Lego-Style Living

July29, 2013 by Jeff in Uncategorized

Watch the video here

 

Have you ever wondered what it would be like to take up as little space as possible? I don’t mean that you wouldn’t exist or you’d become insignificant to others.  Nor am I encouraging people to cut back from their normal lives.

 

I am referring to people who waste-not and want-not.  People who use their resources as efficiently as possible.  People like Christian. His 24 square-meters lego-style house is full of surprises.  He thought about what he needed in a home, not what he wanted.

 

There are a few things to take out of this video.  Thanks to the revolutionary style of this efficient apartment, I have a new appreciation for simplistic living.  I am re-thinking my lifestyle because I know there are areas where I over-complicate my life.

 

Christian’s video does not make its viewers ashamed of their lifestyles.  Yes, I am sure I over-consume at times; but this video takes an optimistic approach.  It highlights the positive aspects of Christian’s design rather than the negative aspects of other apartments.

Can you have too much of a good thing?

July25, 2013 by Jeff in Uncategorized

Screen Shot 2013-07-25 at 1.59.13 PMIf I were Beck Bennett, the man who is in those adorable AT&T commercials, I would prompt the above question to kids.  I would listen to their naïve, carefree answers which would most likely consist of “No way” and “I want everything”.

 

But we’re not in a commercial; and we’re not talking to little kids. We’re talking about real life and real issues.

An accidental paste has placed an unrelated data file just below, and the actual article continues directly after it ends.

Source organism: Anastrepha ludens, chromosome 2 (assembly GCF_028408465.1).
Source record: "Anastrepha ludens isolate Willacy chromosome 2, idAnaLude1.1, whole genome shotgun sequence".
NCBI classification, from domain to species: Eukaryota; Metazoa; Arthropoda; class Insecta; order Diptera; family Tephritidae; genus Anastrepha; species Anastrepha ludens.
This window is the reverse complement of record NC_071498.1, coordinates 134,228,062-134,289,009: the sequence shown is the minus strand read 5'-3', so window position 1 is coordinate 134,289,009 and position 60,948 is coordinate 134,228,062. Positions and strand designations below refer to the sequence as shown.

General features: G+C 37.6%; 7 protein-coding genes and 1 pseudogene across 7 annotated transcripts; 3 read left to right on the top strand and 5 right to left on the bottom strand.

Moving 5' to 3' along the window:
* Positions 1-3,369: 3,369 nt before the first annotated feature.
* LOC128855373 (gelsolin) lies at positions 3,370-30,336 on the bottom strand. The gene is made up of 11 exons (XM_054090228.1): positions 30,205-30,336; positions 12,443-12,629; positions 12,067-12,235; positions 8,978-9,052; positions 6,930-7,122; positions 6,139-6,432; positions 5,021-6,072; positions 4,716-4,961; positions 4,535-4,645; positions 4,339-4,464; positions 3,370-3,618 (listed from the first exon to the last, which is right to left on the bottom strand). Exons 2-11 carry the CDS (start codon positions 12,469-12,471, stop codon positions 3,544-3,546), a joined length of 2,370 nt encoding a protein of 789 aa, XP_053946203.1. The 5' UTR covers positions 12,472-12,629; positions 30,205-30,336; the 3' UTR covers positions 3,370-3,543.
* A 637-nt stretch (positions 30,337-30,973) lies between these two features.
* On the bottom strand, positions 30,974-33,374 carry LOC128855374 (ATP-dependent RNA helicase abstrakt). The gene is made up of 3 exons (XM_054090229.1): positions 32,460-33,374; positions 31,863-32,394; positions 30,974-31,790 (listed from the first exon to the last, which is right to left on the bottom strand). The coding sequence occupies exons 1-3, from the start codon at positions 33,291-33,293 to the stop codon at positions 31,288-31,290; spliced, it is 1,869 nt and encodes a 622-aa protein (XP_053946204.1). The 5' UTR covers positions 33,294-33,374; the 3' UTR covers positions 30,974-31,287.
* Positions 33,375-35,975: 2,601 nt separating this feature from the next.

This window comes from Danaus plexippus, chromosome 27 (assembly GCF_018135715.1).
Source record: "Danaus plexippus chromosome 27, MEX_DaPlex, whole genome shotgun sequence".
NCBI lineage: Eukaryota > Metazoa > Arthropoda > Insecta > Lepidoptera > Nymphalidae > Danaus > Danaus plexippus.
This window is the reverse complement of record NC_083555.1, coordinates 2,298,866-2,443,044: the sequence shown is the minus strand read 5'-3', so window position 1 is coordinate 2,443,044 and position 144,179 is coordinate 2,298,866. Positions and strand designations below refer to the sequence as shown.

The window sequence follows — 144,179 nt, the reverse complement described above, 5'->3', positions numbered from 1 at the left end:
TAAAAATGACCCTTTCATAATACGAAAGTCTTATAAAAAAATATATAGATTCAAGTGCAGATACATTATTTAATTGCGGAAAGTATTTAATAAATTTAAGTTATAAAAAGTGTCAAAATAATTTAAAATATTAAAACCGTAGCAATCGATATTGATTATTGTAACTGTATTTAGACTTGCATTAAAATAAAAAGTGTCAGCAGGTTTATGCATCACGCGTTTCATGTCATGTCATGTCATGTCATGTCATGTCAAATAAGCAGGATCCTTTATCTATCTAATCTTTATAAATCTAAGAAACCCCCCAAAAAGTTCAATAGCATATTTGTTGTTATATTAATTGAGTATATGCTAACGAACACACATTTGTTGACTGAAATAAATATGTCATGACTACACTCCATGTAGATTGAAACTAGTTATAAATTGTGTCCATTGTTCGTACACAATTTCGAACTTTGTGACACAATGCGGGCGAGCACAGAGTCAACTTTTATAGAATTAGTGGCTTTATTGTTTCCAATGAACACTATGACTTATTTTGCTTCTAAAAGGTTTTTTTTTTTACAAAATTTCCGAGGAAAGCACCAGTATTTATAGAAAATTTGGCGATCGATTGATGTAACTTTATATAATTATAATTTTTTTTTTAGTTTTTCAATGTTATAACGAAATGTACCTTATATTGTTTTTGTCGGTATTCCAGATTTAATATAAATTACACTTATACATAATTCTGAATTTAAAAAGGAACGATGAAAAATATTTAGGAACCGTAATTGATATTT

You may still be on-board with these kids if you were thinking of money, candy, or all the gold in the world.  However, if you’ve ever watched and truly understood the messages portrayed in almost every Disney movie, if you have too much of a good thing, something pleasant may become unpleasant because you have overused it.

 

I am going to try to prove to you that too much of a good thing can be costly.  Let’s look at air conditioning.

 

When shopping for new products, our consumer-driven nation has taught us that bigger is better.  However, when it comes to AC units, this is not always the case.

 

An AC unit does two jobs.  It lowers temperature and removes moisture from the air.  In order to remove moisture in the air, it needs to run for a long time.  It takes at least 15 minutes before you will notice any dehumidification in the air.

 

But, an oversized air conditioner will run for about 10 minutes then shut off because the house will be cool.  Then the unit is only doing half its job and you’re left with a humid, stuffy home. So not only will you be paying higher energy bills to run this oversized AC, you will also be voluntarily living in humid discomfort.

 

So check the runtime of your air conditioner because you may be getting too much of a good thing.